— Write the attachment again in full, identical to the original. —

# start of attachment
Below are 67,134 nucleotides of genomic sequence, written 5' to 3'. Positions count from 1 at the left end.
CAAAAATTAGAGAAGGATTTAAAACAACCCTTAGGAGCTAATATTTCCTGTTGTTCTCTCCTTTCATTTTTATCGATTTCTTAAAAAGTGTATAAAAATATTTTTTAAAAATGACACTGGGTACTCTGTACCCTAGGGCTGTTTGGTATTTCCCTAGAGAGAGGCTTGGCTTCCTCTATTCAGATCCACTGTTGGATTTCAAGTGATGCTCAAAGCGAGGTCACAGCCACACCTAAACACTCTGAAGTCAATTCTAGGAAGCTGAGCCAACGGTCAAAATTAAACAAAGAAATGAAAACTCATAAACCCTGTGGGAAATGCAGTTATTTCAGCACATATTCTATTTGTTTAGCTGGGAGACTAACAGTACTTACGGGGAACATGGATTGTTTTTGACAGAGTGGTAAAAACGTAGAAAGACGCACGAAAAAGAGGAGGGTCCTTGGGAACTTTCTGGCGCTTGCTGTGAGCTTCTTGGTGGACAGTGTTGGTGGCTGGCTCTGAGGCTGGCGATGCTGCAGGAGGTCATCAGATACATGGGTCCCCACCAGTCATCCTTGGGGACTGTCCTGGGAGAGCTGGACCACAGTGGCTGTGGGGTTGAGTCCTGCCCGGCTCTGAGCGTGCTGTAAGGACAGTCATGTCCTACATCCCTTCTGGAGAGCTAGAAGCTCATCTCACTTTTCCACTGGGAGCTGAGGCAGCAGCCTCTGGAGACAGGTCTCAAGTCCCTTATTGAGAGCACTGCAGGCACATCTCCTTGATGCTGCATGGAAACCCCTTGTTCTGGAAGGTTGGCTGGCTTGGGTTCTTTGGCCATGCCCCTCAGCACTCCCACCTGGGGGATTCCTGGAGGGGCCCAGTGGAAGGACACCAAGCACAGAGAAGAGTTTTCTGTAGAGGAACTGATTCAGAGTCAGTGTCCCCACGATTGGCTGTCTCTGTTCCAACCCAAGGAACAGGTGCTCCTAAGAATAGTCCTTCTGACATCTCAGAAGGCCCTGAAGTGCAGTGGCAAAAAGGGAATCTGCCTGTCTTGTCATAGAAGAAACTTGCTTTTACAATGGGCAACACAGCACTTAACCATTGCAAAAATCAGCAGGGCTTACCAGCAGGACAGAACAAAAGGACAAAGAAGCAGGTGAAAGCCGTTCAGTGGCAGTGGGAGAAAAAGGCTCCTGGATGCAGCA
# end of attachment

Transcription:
Below are 67,134 nucleotides of genomic sequence, written 5' to 3'. Positions count from 1 at the left end.
CAAAAATTAGAGAAGGATTTAAAACAACCCTTAGGAGCTAATATTTCCTGTTGTTCTCTCCTTTCATTTTTATCGATTTCTTAAAAAGTGTATAAAAATATTTTTTAAAAATGACACTGGGTACTCTGTACCCTAGGGCTGTTTGGTATTTCCCTAGAGAGAGGCTTGGCTTCCTCTATTCAGATCCACTGTTGGATTTCAAGTGATGCTCAAAGCGAGGTCACAGCCACACCTAAACACTCTGAAGTCAATTCTAGGAAGCTGAGCCAACGGTCAAAATTAAACAAAGAAATGAAAACTCATAAACCCTGTGGGAAATGCAGTTATTTCAGCACATATTCTATTTGTTTAGCTGGGAGACTAACAGTACTTACGGGGAACATGGATTGTTTTTGACAGAGTGGTAAAAACGTAGAAAGACGCACGAAAAAGAGGAGGGTCCTTGGGAACTTTCTGGCGCTTGCTGTGAGCTTCTTGGTGGACAGTGTTGGTGGCTGGCTCTGAGGCTGGCGATGCTGCAGGAGGTCATCAGATACATGGGTCCCCACCAGTCATCCTTGGGGACTGTCCTGGGAGAGCTGGACCACAGTGGCTGTGGGGTTGAGTCCTGCCCGGCTCTGAGCGTGCTGTAAGGACAGTCATGTCCTACATCCCTTCTGGAGAGCTAGAAGCTCATCTCACTTTTCCACTGGGAGCTGAGGCAGCAGCCTCTGGAGACAGGTCTCAAGTCCCTTATTGAGAGCACTGCAGGCACATCTCCTTGATGCTGCATGGAAACCCCTTGTTCTGGAAGGTTGGCTGGCTTGGGTTCTTTGGCCATGCCCCTCAGCACTCCCACCTGGGGGATTCCTGGAGGGGCCCAGTGGAAGGACACCAAGCACAGAGAAGAGTTTTCTGTAGAGGAACTGATTCAGAGTCAGTGTCCCCACGATTGGCTGTCTCTGTTCCAACCCAAGGAACAGGTGCTCCTAAGAATAGTCCTTCTGACATCTCAGAAGGCCCTGAAGTGCAGTGGCAAAAAGGGAATCTGCCTGTCTTGTCATAGAAGAAACTTGCTTTTACAATGGGCAACACAGCACTTAACCATTGCAAAAATCAGCAGGGCTTACCAGCAGGACAGAACAAAAGGACAAAGAAGCAGGTGAAAGCCGTTCAGTGGCAGTGGGAGAAAAAGGCTCCTGGATGCAGCA